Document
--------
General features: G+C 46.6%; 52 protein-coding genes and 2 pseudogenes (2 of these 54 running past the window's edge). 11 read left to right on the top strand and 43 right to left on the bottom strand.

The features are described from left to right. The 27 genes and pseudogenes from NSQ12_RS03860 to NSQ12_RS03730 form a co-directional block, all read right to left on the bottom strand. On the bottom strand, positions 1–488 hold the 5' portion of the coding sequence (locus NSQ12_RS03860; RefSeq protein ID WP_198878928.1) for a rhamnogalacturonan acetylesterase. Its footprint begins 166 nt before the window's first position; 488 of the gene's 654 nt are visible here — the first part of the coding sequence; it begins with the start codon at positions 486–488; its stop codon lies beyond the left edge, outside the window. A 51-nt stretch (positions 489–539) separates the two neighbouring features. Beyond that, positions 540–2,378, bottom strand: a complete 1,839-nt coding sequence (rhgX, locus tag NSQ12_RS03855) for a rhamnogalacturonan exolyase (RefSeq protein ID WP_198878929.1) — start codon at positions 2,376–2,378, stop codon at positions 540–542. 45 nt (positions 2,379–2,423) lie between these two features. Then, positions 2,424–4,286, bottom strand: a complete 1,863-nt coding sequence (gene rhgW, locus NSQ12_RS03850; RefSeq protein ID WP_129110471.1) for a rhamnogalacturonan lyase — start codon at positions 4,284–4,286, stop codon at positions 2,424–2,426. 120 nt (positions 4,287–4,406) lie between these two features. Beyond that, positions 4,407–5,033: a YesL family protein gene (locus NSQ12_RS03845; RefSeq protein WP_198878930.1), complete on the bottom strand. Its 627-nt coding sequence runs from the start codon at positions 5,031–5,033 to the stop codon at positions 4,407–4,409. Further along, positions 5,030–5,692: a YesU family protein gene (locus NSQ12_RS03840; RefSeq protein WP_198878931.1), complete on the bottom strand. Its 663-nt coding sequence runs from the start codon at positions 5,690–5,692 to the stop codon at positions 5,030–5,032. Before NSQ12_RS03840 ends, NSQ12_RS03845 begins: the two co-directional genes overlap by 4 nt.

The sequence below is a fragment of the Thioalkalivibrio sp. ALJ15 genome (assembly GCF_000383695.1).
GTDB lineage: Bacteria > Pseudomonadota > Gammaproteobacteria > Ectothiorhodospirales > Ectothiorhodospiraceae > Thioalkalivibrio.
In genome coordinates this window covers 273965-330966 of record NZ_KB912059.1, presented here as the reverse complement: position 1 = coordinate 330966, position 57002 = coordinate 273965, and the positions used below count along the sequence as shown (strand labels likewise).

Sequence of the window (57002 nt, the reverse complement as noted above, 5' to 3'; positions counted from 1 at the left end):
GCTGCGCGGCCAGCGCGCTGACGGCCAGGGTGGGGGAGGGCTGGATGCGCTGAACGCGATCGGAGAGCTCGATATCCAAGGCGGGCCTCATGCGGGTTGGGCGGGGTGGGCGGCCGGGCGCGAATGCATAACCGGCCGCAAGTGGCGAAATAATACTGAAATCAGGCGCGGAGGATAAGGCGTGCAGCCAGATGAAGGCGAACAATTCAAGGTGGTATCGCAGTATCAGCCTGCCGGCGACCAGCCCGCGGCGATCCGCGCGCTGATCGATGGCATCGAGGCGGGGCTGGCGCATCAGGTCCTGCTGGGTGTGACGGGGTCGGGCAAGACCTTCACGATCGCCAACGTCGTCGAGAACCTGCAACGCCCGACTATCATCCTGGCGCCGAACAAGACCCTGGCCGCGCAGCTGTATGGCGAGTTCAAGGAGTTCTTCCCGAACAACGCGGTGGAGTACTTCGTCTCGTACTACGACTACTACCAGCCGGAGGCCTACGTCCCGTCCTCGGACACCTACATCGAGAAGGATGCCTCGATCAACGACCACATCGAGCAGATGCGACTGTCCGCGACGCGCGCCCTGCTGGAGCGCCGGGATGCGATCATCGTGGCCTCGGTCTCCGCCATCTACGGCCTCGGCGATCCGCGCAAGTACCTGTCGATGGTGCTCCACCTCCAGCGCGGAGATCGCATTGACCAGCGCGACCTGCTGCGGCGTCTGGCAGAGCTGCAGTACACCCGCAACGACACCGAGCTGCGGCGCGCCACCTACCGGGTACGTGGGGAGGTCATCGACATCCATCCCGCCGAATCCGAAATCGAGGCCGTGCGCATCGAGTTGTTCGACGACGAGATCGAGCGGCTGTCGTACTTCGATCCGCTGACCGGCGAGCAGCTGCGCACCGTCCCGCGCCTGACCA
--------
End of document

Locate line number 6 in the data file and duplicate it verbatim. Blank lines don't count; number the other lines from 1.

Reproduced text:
Sequence of the window (57002 nt, the reverse complement as noted above, 5' to 3'; positions counted from 1 at the left end):